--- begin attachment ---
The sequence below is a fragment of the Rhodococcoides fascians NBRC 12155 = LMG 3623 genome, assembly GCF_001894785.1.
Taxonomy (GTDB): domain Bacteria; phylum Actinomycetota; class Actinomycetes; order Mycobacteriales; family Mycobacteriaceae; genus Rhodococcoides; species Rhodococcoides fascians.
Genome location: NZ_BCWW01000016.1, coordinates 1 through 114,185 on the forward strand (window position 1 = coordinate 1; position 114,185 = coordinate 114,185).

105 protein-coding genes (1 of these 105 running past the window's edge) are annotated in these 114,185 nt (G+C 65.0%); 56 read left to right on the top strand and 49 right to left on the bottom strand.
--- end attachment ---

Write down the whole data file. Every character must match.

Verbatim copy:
The sequence below is a fragment of the Rhodococcoides fascians NBRC 12155 = LMG 3623 genome, assembly GCF_001894785.1.
Taxonomy (GTDB): domain Bacteria; phylum Actinomycetota; class Actinomycetes; order Mycobacteriales; family Mycobacteriaceae; genus Rhodococcoides; species Rhodococcoides fascians.
Genome location: NZ_BCWW01000016.1, coordinates 1 through 114,185 on the forward strand (window position 1 = coordinate 1; position 114,185 = coordinate 114,185).

105 protein-coding genes (1 of these 105 running past the window's edge) are annotated in these 114,185 nt (G+C 65.0%); 56 read left to right on the top strand and 49 right to left on the bottom strand.